Search Legislation

Deregulation Act 2015

Failure by an authority to determine an application

631.Paragraph 5 of Schedule 13A provides a right of application to the magistrates’ court, for anyone who has applied for an order modifying the definitive map and any landowner or occupier of land to which the application relates, where a surveying authority have not decided an application within 12 months of receiving it. This does not apply to an application for an order modifying the definitive map where the authority informed the applicant under paragraph 2(3) (preliminary assessment and notice of applications) of their decision not to consider the application further.

632.The applicant (or landowner, or occupier) must first, under sub-paragraph (1), give notice to the surveying authority of the intention to apply to the magistrates’ court. Under sub-paragraph (2), an application to the court may then be made after 1 month has passed after the giving of notice to the authority, but not after more than 12 months have passed. Under sub-paragraph (4) the magistrates’ court may direct the authority to take specified steps in relation to the application for an order modifying the definitive map within a reasonable period. The authority may make one application to the court for an order extending that period by up to 12 months. Under sub-paragraph (7) the applicant or authority, or any relevant owner or occupier, may appeal to the Crown Court. Sub-paragraph (8) provides that any order of the magistrates’ court will not take effect until 21 days after it has been made or the matter is decided in the Crown Court on appeal.

633.Paragraph 6 makes further provision about notices relating to an application to the magistrates’ court under paragraph 5 to ensure, where possible, that any other parties that might be affected by the application are alerted to it. This new right of appeal to the magistrates’ court will (following a transitional period) replace the existing right of appeal to the Secretary of State (in Schedule 14, paragraph 3(2)), which is widely regarded as ineffective. Appeals to the Secretary of State may result in a lengthy period of uncertainty for those with an interest in the outcome. The change will reduce the period of uncertainty. It is also designed to remove the burden on the Secretary of State, who may be required to become involved following an application under section 53(5) of the 1981 Act at several different junctures.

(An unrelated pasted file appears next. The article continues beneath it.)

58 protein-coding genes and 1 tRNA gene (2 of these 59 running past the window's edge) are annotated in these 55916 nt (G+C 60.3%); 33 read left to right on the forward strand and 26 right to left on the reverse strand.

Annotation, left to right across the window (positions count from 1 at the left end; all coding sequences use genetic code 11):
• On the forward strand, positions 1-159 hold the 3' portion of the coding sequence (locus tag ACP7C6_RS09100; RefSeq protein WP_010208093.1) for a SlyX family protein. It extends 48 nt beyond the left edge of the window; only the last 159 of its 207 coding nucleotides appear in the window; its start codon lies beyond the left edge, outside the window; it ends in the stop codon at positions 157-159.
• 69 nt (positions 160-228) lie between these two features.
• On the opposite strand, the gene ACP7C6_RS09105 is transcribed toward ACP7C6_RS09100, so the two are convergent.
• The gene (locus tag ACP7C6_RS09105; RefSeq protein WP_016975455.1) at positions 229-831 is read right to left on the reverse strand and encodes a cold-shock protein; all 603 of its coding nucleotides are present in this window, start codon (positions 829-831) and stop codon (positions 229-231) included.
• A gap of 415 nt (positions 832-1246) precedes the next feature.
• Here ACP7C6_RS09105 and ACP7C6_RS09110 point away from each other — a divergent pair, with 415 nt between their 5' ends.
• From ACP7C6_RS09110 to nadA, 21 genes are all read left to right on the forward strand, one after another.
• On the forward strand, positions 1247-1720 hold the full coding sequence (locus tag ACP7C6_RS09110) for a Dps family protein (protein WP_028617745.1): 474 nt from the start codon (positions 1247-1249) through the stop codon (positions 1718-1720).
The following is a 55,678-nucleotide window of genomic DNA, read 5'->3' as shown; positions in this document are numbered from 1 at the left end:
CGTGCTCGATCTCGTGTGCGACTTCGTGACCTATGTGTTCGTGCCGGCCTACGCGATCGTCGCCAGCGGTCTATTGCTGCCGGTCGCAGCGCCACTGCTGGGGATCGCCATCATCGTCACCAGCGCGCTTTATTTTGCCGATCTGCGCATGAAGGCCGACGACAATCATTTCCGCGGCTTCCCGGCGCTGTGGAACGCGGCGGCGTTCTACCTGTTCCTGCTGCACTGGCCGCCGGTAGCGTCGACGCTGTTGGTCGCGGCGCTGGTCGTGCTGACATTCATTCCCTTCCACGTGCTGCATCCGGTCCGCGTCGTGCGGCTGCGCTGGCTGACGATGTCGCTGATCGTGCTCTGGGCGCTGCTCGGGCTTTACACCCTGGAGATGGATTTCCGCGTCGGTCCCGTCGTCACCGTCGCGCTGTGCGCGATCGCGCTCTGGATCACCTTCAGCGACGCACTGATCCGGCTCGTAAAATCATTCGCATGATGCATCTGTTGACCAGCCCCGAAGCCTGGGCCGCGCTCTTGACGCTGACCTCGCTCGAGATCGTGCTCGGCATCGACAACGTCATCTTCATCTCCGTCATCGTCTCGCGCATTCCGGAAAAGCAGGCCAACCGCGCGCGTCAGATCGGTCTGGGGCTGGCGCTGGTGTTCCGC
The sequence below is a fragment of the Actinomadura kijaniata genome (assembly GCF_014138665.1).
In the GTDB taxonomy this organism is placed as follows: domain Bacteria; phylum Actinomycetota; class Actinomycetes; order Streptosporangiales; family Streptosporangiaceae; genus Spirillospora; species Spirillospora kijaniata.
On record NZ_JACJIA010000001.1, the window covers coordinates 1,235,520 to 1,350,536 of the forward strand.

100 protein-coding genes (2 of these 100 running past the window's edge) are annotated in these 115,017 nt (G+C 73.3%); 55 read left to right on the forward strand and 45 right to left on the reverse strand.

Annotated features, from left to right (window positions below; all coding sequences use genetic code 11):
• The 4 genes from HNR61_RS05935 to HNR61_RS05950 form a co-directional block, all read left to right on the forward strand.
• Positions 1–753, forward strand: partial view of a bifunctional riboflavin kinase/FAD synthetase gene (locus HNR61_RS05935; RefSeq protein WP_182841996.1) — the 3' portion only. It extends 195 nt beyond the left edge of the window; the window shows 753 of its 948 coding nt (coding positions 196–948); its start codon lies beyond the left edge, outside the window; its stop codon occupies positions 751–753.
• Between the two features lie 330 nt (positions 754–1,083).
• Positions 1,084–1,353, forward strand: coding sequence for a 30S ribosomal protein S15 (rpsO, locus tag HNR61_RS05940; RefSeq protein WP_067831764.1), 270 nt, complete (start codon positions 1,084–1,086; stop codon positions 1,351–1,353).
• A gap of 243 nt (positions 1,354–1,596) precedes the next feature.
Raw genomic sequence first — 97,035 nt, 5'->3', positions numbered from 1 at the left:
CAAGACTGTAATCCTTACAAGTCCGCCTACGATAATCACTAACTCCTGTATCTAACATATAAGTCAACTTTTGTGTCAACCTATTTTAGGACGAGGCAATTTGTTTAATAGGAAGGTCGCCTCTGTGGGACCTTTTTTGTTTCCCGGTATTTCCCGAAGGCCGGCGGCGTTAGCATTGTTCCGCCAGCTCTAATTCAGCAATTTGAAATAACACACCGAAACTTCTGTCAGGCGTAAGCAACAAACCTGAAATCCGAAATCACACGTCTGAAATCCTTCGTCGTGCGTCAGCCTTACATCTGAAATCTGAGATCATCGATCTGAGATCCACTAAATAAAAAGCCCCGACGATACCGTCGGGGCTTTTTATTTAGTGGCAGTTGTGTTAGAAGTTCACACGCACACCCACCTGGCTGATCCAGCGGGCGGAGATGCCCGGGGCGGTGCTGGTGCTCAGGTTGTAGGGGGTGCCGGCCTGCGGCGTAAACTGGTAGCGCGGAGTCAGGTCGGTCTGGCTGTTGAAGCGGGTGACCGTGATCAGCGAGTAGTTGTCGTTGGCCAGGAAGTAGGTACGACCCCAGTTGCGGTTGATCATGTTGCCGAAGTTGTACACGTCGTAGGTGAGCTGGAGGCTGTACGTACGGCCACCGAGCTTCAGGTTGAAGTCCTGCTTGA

Back to top

Options/Help

Print Options

Close

Explanatory Notes

Text created by the government department responsible for the subject matter of the Act to explain what the Act sets out to achieve and to make the Act accessible to readers who are not legally qualified. Explanatory Notes were introduced in 1999 and accompany all Public Acts except Appropriation, Consolidated Fund, Finance and Consolidation Acts.

Close

More Resources

Access essential accompanying documents and information for this legislation item from this tab. Dependent on the legislation item being viewed this may include:

  • the original print PDF of the as enacted version that was used for the print copy
  • lists of changes made by and/or affecting this legislation item
  • confers power and blanket amendment details
  • all formats of all associated documents
  • correction slips
  • links to related legislation and further information resources
Close

Impact Assessments

Impact Assessments generally accompany all UK Government interventions of a regulatory nature that affect the private sector, civil society organisations and public services. They apply regardless of whether the regulation originates from a domestic or international source and can accompany primary (Acts etc) and secondary legislation (SIs). An Impact Assessment allows those with an interest in the policy area to understand:

  • Why the government is proposing to intervene;
  • The main options the government is considering, and which one is preferred;
  • How and to what extent new policies may impact on them; and,
  • The estimated costs and benefits of proposed measures.